While DJUSD has been filling its ranks with professionals in mid-career, this will likely lead to “less experienced” teachers who are “low on our salary schedules,” and the problem then will be that those are the people most impacted by the compensation gap at DJUSD.  The lowest levels of pay are where DJUSD is furthest behind.

Joe DiNunzio reiterated, “We’re not suggesting any of these things – we want to have a comprehensive look at what our options are.”  He stated, “This was done in the interest of putting everything out on the table.”

Tom Adams noted that the long term cost of cuts is measurable in terms of student achievement.

Matt Best explained that they have some data that shows just how much student achievement was impacted by the cuts needed during the Great Recession, for example.

Tom Adams stated, “Good teachers – once you have them you want to hold onto them – it’s not like replacing a widget.”

Alan Fernandes noted, “The take away for me continues to be that while we may not necessarily feel the acuteness of the problem now – the number one priority continues to be the compensation gap.”

He said, “This issue is going to get more dire for our district.”

He asked Matt Best about cutting 7th period – even if they could work it with parcel tax funding.

Matt Best explained that, right now, the state funds six period days.  For the most part there are about five required courses, which means in a six-period day, the typical student would get one elective.  For example, right now they could do both language and art, but in a six-period day they would only have one option.

But it’s worse that than.  Because of diminished demands, the district would likely cut way back on offerings like language, art, music, etc.

“The 7th period day allows for a breadth of programming that most schools don’t have,” Matt Best explained, noting that a key difference between Davis and Rocklin was that Davis had about 1/7th more offerings of electives because of the 7th period.

Alan Fernandes explained, “That means we’re cutting music and our foreign language offerings and we’re cutting art.”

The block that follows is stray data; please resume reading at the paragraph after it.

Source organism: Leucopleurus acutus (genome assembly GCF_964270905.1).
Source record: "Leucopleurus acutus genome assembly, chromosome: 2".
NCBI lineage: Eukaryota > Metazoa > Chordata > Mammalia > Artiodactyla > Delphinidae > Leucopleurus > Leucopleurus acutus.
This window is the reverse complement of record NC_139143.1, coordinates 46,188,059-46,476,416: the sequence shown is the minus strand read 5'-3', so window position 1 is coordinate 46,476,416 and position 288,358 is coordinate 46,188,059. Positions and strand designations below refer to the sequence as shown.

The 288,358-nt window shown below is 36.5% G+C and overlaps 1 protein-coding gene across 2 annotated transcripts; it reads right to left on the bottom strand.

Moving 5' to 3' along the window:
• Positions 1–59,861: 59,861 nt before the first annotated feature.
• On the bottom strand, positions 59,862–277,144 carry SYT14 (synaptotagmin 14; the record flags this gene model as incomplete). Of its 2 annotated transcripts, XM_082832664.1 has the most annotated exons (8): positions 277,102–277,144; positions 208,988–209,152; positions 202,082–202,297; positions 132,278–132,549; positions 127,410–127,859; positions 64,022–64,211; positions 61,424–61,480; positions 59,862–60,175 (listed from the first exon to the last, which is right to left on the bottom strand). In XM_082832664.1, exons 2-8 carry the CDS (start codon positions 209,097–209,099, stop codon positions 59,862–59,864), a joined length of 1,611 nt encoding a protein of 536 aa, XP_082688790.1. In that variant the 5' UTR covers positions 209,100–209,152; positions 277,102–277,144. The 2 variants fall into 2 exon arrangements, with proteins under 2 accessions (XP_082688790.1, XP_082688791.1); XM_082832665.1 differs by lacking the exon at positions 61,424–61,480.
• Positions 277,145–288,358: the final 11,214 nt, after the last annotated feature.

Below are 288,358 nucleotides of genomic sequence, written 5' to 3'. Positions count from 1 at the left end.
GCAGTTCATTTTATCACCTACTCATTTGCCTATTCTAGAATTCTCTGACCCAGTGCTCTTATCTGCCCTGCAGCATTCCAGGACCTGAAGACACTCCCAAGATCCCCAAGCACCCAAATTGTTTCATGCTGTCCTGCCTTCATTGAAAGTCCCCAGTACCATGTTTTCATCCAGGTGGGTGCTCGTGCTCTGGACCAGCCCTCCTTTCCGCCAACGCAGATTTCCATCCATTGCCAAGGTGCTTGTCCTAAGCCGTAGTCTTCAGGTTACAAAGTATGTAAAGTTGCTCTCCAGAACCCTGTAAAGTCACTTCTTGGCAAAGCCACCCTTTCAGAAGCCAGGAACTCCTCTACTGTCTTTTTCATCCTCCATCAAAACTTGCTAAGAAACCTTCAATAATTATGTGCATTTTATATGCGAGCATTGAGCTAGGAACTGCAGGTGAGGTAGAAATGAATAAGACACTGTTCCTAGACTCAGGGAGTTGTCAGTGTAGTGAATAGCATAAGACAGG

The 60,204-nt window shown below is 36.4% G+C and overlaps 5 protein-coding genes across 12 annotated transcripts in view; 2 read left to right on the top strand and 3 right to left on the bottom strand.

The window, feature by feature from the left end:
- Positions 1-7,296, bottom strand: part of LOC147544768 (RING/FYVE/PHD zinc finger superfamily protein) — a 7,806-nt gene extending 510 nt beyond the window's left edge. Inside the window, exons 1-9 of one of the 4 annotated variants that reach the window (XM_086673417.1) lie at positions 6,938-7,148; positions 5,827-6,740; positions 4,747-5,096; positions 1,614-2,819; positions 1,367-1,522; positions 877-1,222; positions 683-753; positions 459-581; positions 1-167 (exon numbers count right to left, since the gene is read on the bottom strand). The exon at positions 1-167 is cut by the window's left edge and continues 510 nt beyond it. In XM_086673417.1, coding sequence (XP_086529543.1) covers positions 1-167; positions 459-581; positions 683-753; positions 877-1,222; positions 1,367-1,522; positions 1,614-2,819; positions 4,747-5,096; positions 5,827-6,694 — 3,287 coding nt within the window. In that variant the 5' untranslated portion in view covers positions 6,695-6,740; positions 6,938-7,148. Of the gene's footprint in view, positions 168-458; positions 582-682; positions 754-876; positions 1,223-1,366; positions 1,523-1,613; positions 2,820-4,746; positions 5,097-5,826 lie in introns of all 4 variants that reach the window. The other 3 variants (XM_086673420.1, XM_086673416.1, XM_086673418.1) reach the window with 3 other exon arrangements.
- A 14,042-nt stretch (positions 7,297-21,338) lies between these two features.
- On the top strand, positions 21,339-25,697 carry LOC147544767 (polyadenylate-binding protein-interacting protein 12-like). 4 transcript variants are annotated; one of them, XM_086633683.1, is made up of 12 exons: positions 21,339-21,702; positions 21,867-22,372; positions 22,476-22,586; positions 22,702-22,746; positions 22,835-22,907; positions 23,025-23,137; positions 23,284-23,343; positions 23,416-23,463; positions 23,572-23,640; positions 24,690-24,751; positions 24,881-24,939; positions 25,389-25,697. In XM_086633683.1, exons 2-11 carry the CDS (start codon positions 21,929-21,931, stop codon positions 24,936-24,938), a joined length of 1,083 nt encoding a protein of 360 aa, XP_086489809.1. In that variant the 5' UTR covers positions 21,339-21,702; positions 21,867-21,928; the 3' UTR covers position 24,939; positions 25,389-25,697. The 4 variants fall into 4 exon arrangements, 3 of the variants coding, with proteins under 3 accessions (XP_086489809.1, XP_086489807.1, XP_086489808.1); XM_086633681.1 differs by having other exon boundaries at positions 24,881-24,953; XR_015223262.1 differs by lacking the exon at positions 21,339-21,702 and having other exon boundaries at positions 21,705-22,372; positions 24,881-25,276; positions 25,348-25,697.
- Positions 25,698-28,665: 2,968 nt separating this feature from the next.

Alan Fernandes: “In order to get to a place where we’re closing the compensation gap in a meaningful long term way, to do it based on this list, is to fundamentally change what our district is which is to say that we’ll now become what other districts are and look like in order to pay them.”

While no one stated it explicitly, the implication from the trustees was that the cuts list was a non-starter and that they would be looking at the parcel tax.  That discussion should come up perhaps within the next month.

—David M. Greenwald reporting

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About The Author

David Greenwald is the founder, editor, and executive director of the Davis Vanguard. He founded the Vanguard in 2006. David Greenwald moved to Davis in 1996 to attend Graduate School at UC Davis in Political Science. He lives in South Davis with his wife Cecilia Escamilla Greenwald and three children.

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  1. Ron Oertel

    There is of course, another alternative (which I’m only pointing out, and not necessarily advocating):

    Don’t try to close the compensation gap. Teachers that are interested in higher pay may have already left for other districts.

    As is often overlooked on here, Davis isn’t the only district with funding challenges. I wonder what happened in Sacramento, regarding the potential state takeover of the school system.

    1. Ron Oertel

      So, I take it that teachers aren’t leaving for positions in Sacramento, at least. Quotes from article, below:

      “Second, there will be exodus of students. Parents who can afford to will remove their kids from the district and enroll them in charter schools.”

      “Since enrollment is tied to revenue, it will drop even further and even more cuts will have to be made.”

    2. Craig Ross

      ‘Don’t try to close the compensation gap. Teachers that are interested in higher pay may have already left for other districts.“

      Sure if you want a worse educational system.

        1. Alan Miller

          What actual evidence is there that the system will become worse?

          All my life we’ve been voting more money for schools, and look at how perfect they are now — and the lottery was the cherry on top — when that went in we got world class schools and California went to #1 — remember the motto:  “our schools win too!”.  More taxes, more money, better schools!  Rah Rah Cis Boom Bah.